Which type of physician are you? Every extra minute you spend building trust with a patient is worthwhile. A well-developed patient-physician relationship will serve both parties well in navigating clinical challenges that may occur in the course of continuing care.
On History Gathering
6. A properly formatted history of present illness (HPI) is your most valuable diagnostic tool. The patient history remains, among all diagnostic methods and resources employed by clinicians to this day, “the most powerful and sensitive and most versatile instrument available to the physician.”2
Although a thorough history is important to elicit the facts, how one strings the facts together is a critical piece of the puzzle. Understanding which aspects of the HPI are relevant to the disease history is not a simple task, but a skill—one requiring knowledge and clinical experience.3 The knowledgeable evaluator can predict an accurate diagnosis in up to 85% of medical cases by skillfully combining an analysis of the presenting patient concern and properly sequencing all relevant prior aspects of the patient history.4-6
7. Trust, but verify. Many labs, imaging studies and biopsies are misinterpreted or misreported and then misleadingly propagated through the records. Always review the original data, and make an independent assessment—your reputation and the patient’s health depend on it.
On (Immuno) Laboratory Testing
8. Just because you can measure it doesn’t make it meaningful. Don’t hesitate to order tests that can possibly help the patient, as long as they have some useful positive or negative predictive value. And don’t order tests if the results can’t be interpreted.
9. Treat the patient, not the numbers. Immunology labs, although helpful, are seldom conclusive.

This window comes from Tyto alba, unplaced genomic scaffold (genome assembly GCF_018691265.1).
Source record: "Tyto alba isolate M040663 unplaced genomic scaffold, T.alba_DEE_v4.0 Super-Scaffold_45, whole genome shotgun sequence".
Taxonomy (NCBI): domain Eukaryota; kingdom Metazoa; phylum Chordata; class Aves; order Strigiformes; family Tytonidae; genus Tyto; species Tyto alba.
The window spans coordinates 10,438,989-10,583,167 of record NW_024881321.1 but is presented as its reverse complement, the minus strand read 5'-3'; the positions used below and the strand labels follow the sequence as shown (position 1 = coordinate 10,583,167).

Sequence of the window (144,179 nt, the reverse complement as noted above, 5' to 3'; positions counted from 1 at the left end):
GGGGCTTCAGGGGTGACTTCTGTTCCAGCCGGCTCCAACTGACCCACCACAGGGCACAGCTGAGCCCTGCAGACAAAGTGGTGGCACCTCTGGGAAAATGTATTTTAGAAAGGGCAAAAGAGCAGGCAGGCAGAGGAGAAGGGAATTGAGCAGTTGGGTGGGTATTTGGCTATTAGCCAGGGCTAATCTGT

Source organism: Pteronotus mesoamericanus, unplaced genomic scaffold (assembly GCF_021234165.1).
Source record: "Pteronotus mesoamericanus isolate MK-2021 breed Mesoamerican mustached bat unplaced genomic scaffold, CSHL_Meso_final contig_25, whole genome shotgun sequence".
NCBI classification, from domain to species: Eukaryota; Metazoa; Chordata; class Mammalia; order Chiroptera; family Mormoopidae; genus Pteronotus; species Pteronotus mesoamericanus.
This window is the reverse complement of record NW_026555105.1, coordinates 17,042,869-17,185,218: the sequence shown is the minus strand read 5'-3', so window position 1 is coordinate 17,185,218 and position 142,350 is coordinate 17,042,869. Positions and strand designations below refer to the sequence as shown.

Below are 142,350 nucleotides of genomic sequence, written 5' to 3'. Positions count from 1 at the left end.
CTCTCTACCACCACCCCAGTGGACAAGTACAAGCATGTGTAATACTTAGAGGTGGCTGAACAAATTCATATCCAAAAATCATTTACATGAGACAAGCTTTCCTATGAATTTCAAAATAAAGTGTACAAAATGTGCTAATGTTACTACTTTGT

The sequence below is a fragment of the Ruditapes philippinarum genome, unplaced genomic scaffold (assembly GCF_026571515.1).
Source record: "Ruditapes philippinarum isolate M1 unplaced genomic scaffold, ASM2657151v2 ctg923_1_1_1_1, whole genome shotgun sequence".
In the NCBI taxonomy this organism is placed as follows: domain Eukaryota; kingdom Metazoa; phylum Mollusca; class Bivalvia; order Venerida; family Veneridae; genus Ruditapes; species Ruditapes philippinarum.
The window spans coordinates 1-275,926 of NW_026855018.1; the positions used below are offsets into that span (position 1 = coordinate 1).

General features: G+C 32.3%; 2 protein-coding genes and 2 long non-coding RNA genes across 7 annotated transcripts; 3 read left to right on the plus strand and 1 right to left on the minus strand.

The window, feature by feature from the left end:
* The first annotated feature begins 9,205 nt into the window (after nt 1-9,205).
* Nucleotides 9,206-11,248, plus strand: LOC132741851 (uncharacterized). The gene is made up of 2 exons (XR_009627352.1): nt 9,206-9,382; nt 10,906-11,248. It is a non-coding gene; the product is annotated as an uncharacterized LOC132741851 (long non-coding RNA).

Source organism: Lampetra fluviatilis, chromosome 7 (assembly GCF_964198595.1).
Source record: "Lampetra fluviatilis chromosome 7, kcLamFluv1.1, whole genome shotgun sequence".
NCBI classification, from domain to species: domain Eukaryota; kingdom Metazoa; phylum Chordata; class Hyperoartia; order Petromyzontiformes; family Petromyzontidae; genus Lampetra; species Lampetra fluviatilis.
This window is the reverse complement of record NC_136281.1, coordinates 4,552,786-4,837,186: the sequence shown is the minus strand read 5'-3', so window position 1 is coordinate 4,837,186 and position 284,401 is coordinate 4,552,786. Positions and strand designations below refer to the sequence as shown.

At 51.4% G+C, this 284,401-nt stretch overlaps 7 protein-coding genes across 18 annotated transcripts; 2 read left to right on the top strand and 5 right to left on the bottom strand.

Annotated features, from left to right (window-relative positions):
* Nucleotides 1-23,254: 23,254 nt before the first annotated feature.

10. Did we cause this? Iatrogenesis is a common cause of disease, with a very simple treatment—stop the drug. Always consider it first, and you’ll be less likely to overlook it.
11. Steroids are not a diagnosis. Too often, rheumatologists are referred patients without a diagnosis who have been empirically started on steroids. Steroids can mask features of any inflammatory state. When seeking a diagnosis, don’t hesitate to taper steroids to unmask the underlying disease process.
12. You can have fleas and lice at the same time. Many clinicians emphasize Occam’s razor, which suggests the simplest explanation is the most likely, but don’t forget Hickam’s dictum—a patient can have as many diseases as they darn well please. Consider whether two diseases may be occurring at the same time. This is of particular consequence when tackling comorbidities with opposing treatments, as is often the case in rheumatology.
You’ll likely be asked: “Is it rheumatism or infection?” Remember the answer is often, “yes, it’s both rheumatism and infection.”
13. When overwhelmed by clinical abnormalities, find the pivot point. The pivot point is a specific clinical abnormality that must be accounted for in the diagnosis and thus—especially when combined with salient features—can frame and guide the differential diagnosis.
14. Never lose your sense of curiosity when evaluating a patient. Overconfidence, anchoring and premature closure are the triad of morbidity in rheumatology. Once a diagnosis is made, don’t stop thinking.
Patients often benefit from an uncertain physician, particularly one who is aware of their uncertainties. Sir William Osler once said, “Medicine is a science of uncertainty and an art of probability.”
Always review the original data, & make an independent assessment—your reputation & the patient’s health depend on it.
Beware of complacency, never overlook something that seems simple, and always reserve the right to change your mind. We are all vulnerable to biases, so slow down, take mental time-outs, and rheuminate: What else could this be? Which data fit, and which don’t? What would I hate to miss?